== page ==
en.m.wikipedia.org
United States House Journal
The Journal of the House of Representatives is a written record of proceedings within the United States House. Article I, Section 5 of the U.S. Constitution requires that the House "keep a Journal of its Proceedings".
The Journal contains only the legislative actions taken by the House. It does not record all debate, which is recorded in the Congressional Record.[1]
The House must approve the journal; these votes are often used as quorum calls or to influence other debates.[1]
Historically, the House Journal was an important source of precedent on questions of legislative procedure and certain areas of constitutional law.[2]
See also
References
  1. ^ a b Hudiberg, Jane. "The House Journal: Origin, Purpose, and Approval" (PDF). Congressional Research Service.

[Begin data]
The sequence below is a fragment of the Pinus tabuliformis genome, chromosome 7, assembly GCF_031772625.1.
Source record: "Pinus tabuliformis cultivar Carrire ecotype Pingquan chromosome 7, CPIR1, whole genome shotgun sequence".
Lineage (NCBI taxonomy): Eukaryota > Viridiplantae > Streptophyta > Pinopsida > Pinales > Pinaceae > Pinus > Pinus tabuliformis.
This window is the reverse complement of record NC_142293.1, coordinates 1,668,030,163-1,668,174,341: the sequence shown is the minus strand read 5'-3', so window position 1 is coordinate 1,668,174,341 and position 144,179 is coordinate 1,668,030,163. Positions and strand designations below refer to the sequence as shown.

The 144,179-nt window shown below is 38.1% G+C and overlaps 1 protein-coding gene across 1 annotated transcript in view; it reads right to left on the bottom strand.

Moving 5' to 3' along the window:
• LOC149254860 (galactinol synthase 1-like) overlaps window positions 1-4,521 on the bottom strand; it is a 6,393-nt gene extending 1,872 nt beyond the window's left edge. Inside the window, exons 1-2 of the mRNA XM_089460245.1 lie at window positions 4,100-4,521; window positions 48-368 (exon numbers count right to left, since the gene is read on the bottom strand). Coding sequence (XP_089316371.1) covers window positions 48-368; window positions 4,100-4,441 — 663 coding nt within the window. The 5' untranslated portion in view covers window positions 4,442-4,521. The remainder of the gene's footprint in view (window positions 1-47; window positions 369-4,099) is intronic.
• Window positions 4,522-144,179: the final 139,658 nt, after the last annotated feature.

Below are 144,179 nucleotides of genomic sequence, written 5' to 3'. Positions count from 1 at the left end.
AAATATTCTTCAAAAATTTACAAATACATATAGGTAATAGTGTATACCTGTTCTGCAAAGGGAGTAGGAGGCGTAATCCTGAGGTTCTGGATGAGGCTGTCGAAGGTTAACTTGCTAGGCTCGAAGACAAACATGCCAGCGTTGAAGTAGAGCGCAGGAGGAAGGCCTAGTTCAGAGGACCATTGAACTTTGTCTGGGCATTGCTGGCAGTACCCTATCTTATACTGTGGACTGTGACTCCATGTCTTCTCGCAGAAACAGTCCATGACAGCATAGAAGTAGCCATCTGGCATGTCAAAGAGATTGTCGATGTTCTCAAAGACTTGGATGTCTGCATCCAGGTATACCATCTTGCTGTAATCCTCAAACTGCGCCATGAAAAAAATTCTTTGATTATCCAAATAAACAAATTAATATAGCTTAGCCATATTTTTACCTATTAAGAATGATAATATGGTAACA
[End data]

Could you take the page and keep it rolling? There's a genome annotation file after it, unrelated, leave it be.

2. ^ Handler, Nicholas (May 2019). "Rediscovering the Journal Clause: The Lost History of Legislative Constitutional Interpretation". University of Pennsylvania Journal of Constitutional Law. 21: 1219–1298.
This United States government–related article is a stub. You can help Wikipedia by expanding it.
Last edited on 17 December 2020, at 14:51
Content is available under CC BY-SA 3.0 unless otherwise noted.
Privacy policy
Terms of Use
Desktop
HomeRandomNearbyLog inSettingsDonateAbout WikipediaDisclaimers
WatchEdit